AQA Physics A - Waves

condensed information about waves - chapter 12 of aqa physics A

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  • Created on: 02-04-10 20:02
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Waves & Vibrations.
In longitudinal waves, displacement of particles are parallel to the direction of travel. For example,
sound waves and waves in earthquakes.
In transverse waves, the displacement of particles are perpendicular to the direction of travel. For
example, light and water waves.
Plane polarisation occurs when all the vibrations in a wave are made to travel in a single plane. For
example a laser. Polarisation can be either vertical or horizontal.
Longitudinal waves already travel in one plane so they can not be polarised. Transverse waves can
oscillate in any plane so they can be polarised.
Measuring Waves

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Displacement is the distance and direction a particle moves from its equilibrium position.
Amplitude is the maximum displacement of a particle.
Wavelength is the distance between two adjacent vibrating particles.
Period is the time taken for one complete wave to pass a fixed point.
Frequency is the number of waves passing a given point every second.
The relationship between frequency and period is, time = 1/frequency.
The formula for the speed of a wave is, speed = frequency multiplied by wavelength.…read more

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Diffraction is the bending of a wave around an obstacle or through an opening. The smaller the gap
the greater the diffraction. The longer the wavelength the greater the diffraction.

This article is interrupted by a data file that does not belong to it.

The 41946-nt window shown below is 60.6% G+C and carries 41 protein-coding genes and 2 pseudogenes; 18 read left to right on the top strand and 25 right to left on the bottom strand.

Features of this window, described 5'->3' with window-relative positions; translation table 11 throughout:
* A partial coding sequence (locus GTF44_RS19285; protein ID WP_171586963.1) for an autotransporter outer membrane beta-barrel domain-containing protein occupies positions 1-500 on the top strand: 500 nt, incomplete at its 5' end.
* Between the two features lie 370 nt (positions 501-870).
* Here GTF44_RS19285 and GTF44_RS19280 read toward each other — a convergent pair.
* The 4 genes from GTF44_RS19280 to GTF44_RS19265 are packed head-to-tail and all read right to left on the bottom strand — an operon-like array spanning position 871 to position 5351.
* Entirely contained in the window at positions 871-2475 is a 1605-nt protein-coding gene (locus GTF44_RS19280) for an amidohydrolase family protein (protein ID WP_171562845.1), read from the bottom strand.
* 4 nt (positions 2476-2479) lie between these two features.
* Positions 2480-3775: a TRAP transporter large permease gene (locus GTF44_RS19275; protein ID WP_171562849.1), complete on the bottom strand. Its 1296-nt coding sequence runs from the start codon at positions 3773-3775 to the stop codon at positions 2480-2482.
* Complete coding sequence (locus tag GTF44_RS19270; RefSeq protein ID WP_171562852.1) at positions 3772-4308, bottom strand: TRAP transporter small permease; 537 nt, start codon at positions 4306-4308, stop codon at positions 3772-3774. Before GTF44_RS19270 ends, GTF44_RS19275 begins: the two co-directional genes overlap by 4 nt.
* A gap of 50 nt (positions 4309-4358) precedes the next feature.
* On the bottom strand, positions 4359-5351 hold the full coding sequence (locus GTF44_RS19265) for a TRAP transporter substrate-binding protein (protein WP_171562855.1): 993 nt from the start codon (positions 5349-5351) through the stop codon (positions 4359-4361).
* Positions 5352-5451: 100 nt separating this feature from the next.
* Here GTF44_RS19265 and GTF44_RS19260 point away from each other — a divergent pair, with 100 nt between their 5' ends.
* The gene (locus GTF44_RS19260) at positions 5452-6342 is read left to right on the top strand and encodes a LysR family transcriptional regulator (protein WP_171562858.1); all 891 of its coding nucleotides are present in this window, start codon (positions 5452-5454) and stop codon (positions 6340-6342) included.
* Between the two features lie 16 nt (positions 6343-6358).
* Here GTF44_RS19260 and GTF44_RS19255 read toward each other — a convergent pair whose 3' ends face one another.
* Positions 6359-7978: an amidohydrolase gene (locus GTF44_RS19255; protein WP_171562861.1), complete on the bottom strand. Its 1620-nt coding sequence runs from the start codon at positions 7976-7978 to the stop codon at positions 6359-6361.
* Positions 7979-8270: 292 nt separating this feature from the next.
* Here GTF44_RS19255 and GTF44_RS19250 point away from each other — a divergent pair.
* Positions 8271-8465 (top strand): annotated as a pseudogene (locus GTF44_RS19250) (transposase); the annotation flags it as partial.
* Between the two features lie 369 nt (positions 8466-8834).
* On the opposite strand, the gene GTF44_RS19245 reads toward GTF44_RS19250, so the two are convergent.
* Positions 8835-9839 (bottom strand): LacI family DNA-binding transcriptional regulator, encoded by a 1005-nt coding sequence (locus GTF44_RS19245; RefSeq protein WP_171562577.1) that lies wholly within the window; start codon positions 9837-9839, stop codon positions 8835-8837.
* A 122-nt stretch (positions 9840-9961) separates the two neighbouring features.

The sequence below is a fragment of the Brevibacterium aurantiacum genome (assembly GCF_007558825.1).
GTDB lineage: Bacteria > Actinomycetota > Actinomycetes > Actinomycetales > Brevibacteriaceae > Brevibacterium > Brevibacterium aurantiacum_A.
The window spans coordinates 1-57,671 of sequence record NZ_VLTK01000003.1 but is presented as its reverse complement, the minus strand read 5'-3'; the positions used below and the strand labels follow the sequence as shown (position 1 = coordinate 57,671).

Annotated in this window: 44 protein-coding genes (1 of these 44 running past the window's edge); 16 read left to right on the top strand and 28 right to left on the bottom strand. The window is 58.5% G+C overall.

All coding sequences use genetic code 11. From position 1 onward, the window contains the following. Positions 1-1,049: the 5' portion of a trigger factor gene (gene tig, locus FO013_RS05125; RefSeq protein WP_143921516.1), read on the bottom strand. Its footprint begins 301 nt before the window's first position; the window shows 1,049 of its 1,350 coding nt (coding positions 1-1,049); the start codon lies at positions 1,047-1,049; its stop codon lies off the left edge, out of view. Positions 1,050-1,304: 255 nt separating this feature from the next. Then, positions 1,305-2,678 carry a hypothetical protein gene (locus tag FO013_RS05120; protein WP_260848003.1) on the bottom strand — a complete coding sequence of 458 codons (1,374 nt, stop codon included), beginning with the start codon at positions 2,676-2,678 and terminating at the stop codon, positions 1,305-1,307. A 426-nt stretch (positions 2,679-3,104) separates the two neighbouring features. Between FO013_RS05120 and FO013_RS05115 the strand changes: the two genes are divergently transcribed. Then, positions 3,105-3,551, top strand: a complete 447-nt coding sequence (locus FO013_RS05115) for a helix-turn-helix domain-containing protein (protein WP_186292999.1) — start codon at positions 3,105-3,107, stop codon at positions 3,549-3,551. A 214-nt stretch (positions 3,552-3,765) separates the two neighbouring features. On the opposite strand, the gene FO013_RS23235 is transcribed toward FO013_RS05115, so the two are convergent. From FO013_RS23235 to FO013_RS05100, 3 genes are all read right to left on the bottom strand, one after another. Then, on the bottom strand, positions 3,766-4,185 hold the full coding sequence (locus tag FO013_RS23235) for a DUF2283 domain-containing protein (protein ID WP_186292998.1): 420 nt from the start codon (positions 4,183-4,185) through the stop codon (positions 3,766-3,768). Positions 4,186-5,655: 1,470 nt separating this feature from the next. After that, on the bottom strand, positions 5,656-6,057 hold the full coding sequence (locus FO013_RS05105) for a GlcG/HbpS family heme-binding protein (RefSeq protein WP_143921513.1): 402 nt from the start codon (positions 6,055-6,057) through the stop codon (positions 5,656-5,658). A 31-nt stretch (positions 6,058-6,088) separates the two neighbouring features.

Superposition.
The principle of superposition states that when two waves meet the sum of the individual
displacements will give the total displacement.
When a crest meets crest or a trough meets trough, a supercrest or a supertrough is formed as the
two waves reinforce each other creating a constructive interference.…read more

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Stationary & Progressive Waves.
Stationary waves are a result of a progressive wave travelling in one direction and its reflected wave
travelling in the opposite.
At fixed points along the wave they form points of zero displacement called nodes. At maximum
displacement the points are called antinodes. Adjacent nodes are always 180 out of step.…read more

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When the waves are in phase they reinforce each other and produce a larger wave. However if they
are out of phase then cancellation occurs.
The phase difference between two vibrating particles is zero if they are between adjacent nodes. If
the two particles are separated by an odd number of nodes then the phase difference is 180
Note that Stationary waves vibrate freely and do not transfer energy.
Staionary Progressive
Frequency.…read more

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Rachael

Thanks x

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